180 APPLYING EFFICIENCY PEINCIPLES
In order to reach a decision, it is necessary first to
determine the proper standard time for the sawyer
alone; then to determine the Correct Method, or Standardized
Operation, for the stock sawyer and helper
working together; and then to determine the standard
time for the two working together. It can be assumed
that, as the general application of the Principles
of Efficiency takes effect throughout the plant, actual
time on the operation will, on the average, equal the
standard time. The standard times determined then
furnish a basis for estimating the cost of the operations
by either method of working.
It will be noticed that the total cost of wages and
bonus is increased by the proposed division of labor;
but that, when burdens are included, the total cost is
reduced by the division. The reality of saving on the
burden would probably depend on whether there was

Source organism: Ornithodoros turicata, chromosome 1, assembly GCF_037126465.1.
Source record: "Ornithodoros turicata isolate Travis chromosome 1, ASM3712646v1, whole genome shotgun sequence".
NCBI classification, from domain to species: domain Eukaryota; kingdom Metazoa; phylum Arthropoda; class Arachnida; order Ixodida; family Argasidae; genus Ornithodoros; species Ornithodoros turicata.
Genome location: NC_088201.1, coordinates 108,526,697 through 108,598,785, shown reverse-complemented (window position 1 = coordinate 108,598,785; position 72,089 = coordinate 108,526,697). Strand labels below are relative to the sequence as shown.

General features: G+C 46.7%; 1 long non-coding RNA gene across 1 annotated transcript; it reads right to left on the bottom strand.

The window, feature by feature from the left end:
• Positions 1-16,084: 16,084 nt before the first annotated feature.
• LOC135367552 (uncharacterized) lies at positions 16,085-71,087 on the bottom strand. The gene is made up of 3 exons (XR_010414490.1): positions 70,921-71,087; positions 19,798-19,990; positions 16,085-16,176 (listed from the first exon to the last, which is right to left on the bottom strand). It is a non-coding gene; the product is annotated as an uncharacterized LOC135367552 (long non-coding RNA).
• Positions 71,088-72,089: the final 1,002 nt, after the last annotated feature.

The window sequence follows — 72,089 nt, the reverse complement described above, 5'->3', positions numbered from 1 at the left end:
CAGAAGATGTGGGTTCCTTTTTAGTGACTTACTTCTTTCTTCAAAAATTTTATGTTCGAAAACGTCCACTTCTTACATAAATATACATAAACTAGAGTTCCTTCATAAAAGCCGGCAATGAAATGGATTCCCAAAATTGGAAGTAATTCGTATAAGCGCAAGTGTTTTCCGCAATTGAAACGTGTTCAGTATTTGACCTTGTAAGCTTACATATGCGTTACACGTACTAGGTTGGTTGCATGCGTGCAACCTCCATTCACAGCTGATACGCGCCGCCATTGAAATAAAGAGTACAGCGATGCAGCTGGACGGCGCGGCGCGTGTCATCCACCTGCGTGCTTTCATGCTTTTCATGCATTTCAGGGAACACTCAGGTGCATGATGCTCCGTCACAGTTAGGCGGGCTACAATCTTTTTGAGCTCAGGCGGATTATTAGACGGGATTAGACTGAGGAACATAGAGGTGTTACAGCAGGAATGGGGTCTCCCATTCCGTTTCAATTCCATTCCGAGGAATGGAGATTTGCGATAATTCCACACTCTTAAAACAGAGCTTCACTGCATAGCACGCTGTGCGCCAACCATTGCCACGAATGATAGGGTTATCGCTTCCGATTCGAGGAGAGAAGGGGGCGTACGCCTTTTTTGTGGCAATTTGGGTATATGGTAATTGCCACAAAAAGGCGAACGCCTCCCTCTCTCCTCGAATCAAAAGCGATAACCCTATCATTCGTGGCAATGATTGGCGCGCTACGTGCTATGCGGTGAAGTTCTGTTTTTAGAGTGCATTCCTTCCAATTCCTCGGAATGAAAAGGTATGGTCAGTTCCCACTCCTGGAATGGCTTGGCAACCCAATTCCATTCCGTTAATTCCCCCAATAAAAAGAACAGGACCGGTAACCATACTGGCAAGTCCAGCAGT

work enough to occupy both sawyer and helper to full
capacity. If there were, so that output would be increased
by employing the helper, the overhead would
be carried by a larger volume of product, and there
would be a real saving in burden. If the output could
not be increased, the saving in burden would probably
be fictitious. This indicates that the division of labor
should be practiced if the plant were working at full
capacity; that the profit of the division would decrease
as volume of production fell off; and that, if
the plant were working at or below 66 per cent of capacity,
it would be more profitable to use the sawyer
without a helper.
In other words, if the plant were working 60 hours
a week at fuU capacity, it would pay to divide the
cross-cutting operation by giving the sawyer a helper;
but if production should fall off to the capacity of a